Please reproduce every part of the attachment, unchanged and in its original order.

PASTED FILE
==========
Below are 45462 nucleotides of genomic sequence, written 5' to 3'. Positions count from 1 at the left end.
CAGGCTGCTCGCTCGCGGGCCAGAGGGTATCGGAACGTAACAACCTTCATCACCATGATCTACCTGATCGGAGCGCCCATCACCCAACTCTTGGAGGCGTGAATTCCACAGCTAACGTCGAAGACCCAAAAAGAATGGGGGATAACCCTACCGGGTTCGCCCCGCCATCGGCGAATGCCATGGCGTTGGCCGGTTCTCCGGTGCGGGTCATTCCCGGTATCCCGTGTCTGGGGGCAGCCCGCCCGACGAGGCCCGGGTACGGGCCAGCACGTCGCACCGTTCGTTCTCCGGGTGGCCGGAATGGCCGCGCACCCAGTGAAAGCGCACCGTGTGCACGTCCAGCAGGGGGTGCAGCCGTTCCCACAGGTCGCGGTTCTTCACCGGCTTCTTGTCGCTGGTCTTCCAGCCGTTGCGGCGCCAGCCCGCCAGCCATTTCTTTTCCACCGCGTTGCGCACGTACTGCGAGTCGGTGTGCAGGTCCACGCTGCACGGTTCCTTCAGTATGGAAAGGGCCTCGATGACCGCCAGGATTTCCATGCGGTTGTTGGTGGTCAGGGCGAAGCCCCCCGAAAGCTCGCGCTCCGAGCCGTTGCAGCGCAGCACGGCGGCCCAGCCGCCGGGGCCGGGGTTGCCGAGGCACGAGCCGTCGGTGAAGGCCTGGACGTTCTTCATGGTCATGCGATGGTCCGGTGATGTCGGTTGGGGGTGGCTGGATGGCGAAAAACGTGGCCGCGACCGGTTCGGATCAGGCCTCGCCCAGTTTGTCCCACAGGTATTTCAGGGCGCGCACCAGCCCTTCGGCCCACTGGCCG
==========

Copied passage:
Below are 45462 nucleotides of genomic sequence, written 5' to 3'. Positions count from 1 at the left end.
CAGGCTGCTCGCTCGCGGGCCAGAGGGTATCGGAACGTAACAACCTTCATCACCATGATCTACCTGATCGGAGCGCCCATCACCCAACTCTTGGAGGCGTGAATTCCACAGCTAACGTCGAAGACCCAAAAAGAATGGGGGATAACCCTACCGGGTTCGCCCCGCCATCGGCGAATGCCATGGCGTTGGCCGGTTCTCCGGTGCGGGTCATTCCCGGTATCCCGTGTCTGGGGGCAGCCCGCCCGACGAGGCCCGGGTACGGGCCAGCACGTCGCACCGTTCGTTCTCCGGGTGGCCGGAATGGCCGCGCACCCAGTGAAAGCGCACCGTGTGCACGTCCAGCAGGGGGTGCAGCCGTTCCCACAGGTCGCGGTTCTTCACCGGCTTCTTGTCGCTGGTCTTCCAGCCGTTGCGGCGCCAGCCCGCCAGCCATTTCTTTTCCACCGCGTTGCGCACGTACTGCGAGTCGGTGTGCAGGTCCACGCTGCACGGTTCCTTCAGTATGGAAAGGGCCTCGATGACCGCCAGGATTTCCATGCGGTTGTTGGTGGTCAGGGCGAAGCCCCCCGAAAGCTCGCGCTCCGAGCCGTTGCAGCGCAGCACGGCGGCCCAGCCGCCGGGGCCGGGGTTGCCGAGGCACGAGCCGTCGGTGAAGGCCTGGACGTTCTTCATGGTCATGCGATGGTCCGGTGATGTCGGTTGGGGGTGGCTGGATGGCGAAAAACGTGGCCGCGACCGGTTCGGATCAGGCCTCGCCCAGTTTGTCCCACAGGTATTTCAGGGCGCGCACCAGCCCTTCGGCCCACTGGCCG